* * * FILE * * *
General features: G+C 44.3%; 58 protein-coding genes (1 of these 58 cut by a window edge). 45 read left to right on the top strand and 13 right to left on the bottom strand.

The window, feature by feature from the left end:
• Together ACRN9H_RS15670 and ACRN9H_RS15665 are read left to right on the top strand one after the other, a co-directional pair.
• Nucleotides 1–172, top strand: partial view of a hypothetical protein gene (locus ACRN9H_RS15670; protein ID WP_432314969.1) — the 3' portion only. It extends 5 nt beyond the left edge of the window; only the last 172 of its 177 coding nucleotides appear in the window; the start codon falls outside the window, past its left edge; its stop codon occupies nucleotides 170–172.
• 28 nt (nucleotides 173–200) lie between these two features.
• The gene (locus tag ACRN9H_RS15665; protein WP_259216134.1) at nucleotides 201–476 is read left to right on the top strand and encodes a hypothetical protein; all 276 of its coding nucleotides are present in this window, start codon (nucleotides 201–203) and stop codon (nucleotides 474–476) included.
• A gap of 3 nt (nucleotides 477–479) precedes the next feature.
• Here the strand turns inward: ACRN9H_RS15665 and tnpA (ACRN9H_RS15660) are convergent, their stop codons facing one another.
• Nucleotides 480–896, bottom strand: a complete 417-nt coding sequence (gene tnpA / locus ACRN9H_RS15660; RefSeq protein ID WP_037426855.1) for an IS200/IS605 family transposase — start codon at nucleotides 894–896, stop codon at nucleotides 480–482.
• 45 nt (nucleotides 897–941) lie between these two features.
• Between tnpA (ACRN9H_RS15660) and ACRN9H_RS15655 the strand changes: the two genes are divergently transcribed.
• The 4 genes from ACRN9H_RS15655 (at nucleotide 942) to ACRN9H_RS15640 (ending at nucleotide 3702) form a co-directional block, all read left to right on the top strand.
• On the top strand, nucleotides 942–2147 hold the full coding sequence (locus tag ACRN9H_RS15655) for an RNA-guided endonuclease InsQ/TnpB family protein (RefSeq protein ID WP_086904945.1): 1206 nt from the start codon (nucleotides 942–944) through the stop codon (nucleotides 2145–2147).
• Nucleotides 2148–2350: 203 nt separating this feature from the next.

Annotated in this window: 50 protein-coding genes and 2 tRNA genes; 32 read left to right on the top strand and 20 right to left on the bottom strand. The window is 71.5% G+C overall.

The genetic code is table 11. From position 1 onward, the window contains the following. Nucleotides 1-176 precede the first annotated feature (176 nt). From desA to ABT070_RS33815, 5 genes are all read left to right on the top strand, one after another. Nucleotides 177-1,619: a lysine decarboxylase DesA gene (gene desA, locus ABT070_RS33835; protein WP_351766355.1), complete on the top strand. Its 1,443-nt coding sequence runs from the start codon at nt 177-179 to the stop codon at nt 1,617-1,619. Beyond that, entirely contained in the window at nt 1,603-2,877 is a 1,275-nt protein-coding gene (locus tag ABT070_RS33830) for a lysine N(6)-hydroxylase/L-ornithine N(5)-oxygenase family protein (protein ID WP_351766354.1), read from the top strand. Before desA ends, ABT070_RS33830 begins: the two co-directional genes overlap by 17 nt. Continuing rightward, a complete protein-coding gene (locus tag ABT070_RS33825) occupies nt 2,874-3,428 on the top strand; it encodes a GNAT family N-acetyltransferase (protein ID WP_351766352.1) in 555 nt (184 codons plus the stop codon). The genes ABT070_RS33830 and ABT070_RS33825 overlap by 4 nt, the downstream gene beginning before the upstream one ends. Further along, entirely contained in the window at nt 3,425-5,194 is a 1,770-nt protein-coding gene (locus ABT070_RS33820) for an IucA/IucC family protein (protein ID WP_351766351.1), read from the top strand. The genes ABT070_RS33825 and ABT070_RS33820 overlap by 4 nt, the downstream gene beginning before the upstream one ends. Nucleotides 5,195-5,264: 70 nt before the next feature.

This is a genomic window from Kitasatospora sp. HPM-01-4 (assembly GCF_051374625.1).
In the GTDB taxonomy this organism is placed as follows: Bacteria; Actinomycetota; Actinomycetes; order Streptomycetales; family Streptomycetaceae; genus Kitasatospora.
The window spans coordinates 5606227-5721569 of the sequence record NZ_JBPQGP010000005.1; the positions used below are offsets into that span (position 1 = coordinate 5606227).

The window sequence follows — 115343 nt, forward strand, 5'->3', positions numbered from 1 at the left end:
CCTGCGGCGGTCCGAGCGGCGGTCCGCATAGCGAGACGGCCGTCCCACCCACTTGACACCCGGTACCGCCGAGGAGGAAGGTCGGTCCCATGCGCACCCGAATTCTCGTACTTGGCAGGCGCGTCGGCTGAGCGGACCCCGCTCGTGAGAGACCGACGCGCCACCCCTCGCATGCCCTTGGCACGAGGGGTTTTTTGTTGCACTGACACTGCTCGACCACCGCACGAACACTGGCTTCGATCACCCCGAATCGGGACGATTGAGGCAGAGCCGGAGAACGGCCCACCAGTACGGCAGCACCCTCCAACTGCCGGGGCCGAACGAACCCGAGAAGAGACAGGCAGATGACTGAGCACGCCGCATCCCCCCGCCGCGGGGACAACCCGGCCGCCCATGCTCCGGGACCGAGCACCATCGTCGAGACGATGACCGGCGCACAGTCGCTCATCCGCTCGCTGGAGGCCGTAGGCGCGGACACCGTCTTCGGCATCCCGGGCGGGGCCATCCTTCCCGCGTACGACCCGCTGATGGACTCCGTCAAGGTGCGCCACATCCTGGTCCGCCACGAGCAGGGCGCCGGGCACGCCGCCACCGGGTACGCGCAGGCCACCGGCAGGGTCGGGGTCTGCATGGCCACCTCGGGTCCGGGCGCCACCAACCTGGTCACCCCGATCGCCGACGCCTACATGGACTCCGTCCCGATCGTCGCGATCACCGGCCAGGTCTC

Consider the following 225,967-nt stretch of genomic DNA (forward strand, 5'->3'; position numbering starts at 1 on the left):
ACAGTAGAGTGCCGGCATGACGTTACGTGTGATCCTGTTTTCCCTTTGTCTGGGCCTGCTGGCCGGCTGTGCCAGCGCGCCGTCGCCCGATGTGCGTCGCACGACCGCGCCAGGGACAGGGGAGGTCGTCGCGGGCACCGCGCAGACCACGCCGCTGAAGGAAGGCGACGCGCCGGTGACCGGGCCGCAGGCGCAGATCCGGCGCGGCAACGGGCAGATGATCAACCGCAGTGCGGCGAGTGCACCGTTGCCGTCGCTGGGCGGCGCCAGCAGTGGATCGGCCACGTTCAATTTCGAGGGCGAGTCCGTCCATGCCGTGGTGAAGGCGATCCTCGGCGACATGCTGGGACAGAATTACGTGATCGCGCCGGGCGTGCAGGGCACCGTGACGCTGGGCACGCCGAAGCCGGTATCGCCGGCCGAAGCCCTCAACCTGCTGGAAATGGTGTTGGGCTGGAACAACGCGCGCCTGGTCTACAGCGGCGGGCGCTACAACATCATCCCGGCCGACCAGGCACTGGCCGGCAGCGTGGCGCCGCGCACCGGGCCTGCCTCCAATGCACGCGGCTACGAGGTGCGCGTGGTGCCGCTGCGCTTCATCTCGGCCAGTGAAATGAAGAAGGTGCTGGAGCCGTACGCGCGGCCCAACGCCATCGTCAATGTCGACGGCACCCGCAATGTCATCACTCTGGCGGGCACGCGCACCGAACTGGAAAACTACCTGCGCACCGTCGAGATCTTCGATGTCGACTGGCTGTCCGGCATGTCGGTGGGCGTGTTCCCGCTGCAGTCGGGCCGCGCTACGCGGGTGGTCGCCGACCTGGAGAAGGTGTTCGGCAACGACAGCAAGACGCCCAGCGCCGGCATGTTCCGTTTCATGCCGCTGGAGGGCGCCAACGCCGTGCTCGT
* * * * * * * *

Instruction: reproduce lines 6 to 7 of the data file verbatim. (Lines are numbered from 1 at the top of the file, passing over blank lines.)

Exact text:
• The gene (locus tag ACRN9H_RS15665; protein WP_259216134.1) at nucleotides 201–476 is read left to right on the top strand and encodes a hypothetical protein; all 276 of its coding nucleotides are present in this window, start codon (nucleotides 201–203) and stop codon (nucleotides 474–476) included.
• A gap of 3 nt (nucleotides 477–479) precedes the next feature.